Suckers are growths that appear from the root systems of many trees and shrubs. Left alone, they will take nutrients away from the main plant.
Suckers can appear from the root systems of many trees and shrubs. You may see them shooting up in borders, lawns, between paving stones or through paths.
Cherries and plums are particularly prone to suckering. It is part of the natural habit of these trees and is one way the can spread, rather than relying on seeds.
Some trees and shrubs are naturally shallow-rooting, which makes them more prone to suckering as the shoots can easily break through to the surface from the roots.
On grafted trees such as apples and pears, they grow from the rootstock. Since the rootstock is not the same variety as the tree being grown for the fruit, the suckers are an unwanted drain of the plants resources.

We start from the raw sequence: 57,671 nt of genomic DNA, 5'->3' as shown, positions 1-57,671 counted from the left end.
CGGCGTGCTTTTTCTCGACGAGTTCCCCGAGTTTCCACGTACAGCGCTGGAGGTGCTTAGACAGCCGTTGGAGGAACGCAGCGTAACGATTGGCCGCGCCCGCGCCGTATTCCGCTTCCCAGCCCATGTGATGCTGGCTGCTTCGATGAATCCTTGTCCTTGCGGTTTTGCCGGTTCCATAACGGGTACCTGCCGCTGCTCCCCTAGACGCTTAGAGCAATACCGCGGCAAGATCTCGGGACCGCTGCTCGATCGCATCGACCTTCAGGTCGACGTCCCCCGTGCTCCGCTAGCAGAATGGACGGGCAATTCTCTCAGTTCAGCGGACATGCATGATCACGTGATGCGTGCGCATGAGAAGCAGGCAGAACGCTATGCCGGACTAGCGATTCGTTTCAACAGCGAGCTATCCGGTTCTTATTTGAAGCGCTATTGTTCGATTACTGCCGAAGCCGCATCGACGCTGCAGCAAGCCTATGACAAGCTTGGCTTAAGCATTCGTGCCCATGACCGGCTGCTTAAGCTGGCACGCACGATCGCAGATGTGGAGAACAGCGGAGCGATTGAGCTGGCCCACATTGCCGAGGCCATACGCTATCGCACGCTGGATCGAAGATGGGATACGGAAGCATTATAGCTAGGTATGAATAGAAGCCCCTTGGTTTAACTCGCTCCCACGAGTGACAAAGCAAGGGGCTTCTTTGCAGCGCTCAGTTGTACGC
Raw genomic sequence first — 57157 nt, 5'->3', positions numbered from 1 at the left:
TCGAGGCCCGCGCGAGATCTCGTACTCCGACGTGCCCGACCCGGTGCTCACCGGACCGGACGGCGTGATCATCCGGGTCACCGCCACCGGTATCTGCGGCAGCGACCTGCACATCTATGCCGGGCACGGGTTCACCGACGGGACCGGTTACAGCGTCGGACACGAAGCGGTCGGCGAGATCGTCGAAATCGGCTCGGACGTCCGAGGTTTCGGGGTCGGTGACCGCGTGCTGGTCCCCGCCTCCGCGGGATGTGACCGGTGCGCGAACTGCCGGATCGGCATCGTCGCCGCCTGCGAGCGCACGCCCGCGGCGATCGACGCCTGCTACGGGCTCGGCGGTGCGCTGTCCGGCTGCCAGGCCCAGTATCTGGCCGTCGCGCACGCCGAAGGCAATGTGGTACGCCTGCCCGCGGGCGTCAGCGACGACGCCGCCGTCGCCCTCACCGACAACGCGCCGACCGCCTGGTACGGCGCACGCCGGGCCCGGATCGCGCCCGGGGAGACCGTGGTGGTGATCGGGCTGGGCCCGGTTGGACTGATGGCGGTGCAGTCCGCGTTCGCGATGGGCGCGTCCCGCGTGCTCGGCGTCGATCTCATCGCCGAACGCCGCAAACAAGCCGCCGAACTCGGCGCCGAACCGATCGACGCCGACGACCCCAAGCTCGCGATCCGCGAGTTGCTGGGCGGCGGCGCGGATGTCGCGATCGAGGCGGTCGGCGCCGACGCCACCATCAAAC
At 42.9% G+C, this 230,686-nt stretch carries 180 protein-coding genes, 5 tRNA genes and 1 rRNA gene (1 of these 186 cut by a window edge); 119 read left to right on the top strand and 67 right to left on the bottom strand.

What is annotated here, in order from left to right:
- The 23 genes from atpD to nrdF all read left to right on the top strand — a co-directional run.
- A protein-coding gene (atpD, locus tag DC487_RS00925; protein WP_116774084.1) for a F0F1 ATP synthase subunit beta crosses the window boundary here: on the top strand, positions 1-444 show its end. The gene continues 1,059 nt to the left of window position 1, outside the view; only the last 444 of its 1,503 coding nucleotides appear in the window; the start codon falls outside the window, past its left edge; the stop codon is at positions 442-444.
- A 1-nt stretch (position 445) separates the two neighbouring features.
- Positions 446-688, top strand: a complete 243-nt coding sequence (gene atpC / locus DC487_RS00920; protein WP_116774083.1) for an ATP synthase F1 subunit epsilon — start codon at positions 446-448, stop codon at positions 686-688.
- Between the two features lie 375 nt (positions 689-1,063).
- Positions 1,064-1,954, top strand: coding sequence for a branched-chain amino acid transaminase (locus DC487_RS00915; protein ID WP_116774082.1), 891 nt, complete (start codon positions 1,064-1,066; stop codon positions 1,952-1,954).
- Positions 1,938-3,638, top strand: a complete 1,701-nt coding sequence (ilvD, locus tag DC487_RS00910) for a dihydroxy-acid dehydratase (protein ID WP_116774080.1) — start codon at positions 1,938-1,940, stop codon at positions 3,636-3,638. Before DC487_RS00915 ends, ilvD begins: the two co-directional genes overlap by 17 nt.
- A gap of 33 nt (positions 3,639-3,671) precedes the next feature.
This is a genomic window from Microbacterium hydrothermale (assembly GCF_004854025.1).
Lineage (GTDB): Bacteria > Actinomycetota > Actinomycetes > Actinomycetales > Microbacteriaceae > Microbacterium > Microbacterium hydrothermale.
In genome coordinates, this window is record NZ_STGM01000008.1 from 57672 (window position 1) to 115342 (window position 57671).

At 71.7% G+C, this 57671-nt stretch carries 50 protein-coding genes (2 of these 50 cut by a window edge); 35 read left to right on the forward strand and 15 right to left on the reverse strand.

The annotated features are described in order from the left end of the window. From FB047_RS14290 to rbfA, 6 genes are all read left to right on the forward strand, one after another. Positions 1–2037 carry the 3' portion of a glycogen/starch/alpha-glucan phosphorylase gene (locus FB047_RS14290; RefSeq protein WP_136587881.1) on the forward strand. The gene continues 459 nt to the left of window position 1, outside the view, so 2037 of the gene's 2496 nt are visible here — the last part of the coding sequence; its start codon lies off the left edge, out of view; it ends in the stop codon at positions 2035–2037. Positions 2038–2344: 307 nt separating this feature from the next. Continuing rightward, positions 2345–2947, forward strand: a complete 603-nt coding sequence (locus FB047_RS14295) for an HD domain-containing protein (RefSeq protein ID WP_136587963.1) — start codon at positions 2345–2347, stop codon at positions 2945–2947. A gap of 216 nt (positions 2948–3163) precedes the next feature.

Suckers can appear after root damage, resulting from digging or mowing, so it is good to be careful when working close to trees.
Suckers should be removed, by gently pulling or by using secatuers on woody material. This will make sure that all of the nutrients drawn up by the roots from the soil go to the fruit tree and not support the growth of these unwanted shoots.
If the suckers are from ungrafted trees, so are the same plant material as the fruiting part, they can be replanted as a way to propagate new trees.